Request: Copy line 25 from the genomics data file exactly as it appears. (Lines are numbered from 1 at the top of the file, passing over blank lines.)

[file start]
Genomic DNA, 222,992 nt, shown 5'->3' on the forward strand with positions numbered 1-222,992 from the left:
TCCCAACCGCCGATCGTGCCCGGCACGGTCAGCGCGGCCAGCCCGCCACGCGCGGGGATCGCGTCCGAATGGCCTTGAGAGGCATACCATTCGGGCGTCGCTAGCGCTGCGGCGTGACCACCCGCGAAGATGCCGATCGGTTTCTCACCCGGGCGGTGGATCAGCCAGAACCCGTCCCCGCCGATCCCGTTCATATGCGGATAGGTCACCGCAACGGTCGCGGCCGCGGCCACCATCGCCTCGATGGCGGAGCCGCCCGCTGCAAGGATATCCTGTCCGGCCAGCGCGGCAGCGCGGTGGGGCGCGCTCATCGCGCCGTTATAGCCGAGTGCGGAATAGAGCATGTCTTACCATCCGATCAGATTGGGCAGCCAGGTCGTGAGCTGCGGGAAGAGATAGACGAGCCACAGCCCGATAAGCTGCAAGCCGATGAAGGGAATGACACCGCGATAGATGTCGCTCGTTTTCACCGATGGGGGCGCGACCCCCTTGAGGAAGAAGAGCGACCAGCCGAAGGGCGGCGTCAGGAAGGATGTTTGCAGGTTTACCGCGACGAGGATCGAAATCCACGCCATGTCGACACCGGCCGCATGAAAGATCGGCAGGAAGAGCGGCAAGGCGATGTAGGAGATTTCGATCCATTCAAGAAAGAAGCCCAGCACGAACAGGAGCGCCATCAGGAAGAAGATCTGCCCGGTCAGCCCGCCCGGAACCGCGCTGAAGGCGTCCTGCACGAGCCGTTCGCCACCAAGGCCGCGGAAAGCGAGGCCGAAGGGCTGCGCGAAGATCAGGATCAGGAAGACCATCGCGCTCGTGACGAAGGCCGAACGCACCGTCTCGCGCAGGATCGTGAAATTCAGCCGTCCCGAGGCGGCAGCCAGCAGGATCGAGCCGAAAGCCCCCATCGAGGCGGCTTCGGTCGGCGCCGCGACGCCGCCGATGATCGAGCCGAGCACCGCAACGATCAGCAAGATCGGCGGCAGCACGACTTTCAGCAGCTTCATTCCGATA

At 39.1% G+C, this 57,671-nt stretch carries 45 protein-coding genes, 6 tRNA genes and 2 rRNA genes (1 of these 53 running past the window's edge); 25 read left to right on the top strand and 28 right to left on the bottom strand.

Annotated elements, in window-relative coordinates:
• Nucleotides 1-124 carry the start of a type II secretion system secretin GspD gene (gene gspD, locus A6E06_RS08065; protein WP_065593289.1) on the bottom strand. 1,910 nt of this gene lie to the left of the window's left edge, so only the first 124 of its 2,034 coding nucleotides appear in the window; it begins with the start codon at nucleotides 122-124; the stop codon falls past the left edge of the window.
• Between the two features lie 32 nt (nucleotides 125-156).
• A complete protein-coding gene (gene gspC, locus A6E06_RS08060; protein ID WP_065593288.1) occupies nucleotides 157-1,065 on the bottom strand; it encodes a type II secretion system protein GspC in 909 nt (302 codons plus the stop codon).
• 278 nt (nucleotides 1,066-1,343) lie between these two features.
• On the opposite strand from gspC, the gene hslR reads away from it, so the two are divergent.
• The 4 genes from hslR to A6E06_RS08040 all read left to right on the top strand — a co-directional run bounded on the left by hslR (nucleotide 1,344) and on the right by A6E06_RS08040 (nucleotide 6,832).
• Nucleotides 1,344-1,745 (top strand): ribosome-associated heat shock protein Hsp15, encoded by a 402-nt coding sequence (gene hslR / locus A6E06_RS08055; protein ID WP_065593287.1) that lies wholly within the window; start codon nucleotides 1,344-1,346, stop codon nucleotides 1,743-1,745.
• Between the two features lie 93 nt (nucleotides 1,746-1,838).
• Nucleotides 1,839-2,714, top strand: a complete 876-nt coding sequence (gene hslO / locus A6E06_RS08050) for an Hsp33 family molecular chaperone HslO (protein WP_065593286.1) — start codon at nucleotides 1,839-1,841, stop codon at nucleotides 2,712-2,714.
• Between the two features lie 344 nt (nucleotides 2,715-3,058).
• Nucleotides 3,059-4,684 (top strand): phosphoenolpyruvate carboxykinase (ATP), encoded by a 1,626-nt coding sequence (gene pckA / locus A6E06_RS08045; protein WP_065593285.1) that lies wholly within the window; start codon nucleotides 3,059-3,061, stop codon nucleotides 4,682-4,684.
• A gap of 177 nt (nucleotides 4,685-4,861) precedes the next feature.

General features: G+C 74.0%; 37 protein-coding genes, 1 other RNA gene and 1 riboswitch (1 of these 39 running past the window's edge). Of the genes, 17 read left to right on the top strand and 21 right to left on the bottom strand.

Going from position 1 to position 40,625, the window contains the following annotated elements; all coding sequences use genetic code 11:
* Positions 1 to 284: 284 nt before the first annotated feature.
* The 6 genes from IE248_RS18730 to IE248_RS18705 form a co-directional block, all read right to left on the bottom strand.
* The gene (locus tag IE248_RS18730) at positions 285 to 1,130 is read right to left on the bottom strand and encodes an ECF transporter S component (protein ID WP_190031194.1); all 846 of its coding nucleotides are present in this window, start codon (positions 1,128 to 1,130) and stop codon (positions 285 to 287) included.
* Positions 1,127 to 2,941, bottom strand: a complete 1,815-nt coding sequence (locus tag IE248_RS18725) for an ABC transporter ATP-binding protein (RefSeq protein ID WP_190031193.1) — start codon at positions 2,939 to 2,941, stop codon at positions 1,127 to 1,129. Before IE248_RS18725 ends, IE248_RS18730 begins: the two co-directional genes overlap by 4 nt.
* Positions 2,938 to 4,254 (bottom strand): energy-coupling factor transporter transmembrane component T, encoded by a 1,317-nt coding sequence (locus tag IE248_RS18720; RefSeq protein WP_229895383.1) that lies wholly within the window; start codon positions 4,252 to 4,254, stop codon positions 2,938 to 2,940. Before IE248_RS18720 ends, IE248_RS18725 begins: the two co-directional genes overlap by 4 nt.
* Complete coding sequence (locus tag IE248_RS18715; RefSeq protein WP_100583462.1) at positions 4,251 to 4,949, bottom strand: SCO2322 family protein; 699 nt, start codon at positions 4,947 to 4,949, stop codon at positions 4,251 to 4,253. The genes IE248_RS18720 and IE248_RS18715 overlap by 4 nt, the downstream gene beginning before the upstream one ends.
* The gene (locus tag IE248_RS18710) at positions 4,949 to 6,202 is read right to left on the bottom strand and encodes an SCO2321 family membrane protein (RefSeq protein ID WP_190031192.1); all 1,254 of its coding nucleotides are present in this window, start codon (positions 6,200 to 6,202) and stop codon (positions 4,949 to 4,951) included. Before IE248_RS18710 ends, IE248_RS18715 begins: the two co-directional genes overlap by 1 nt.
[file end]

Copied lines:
* The gene (locus tag IE248_RS18710) at positions 4,949 to 6,202 is read right to left on the bottom strand and encodes an SCO2321 family membrane protein (RefSeq protein ID WP_190031192.1); all 1,254 of its coding nucleotides are present in this window, start codon (positions 6,200 to 6,202) and stop codon (positions 4,949 to 4,951) included. Before IE248_RS18710 ends, IE248_RS18715 begins: the two co-directional genes overlap by 1 nt.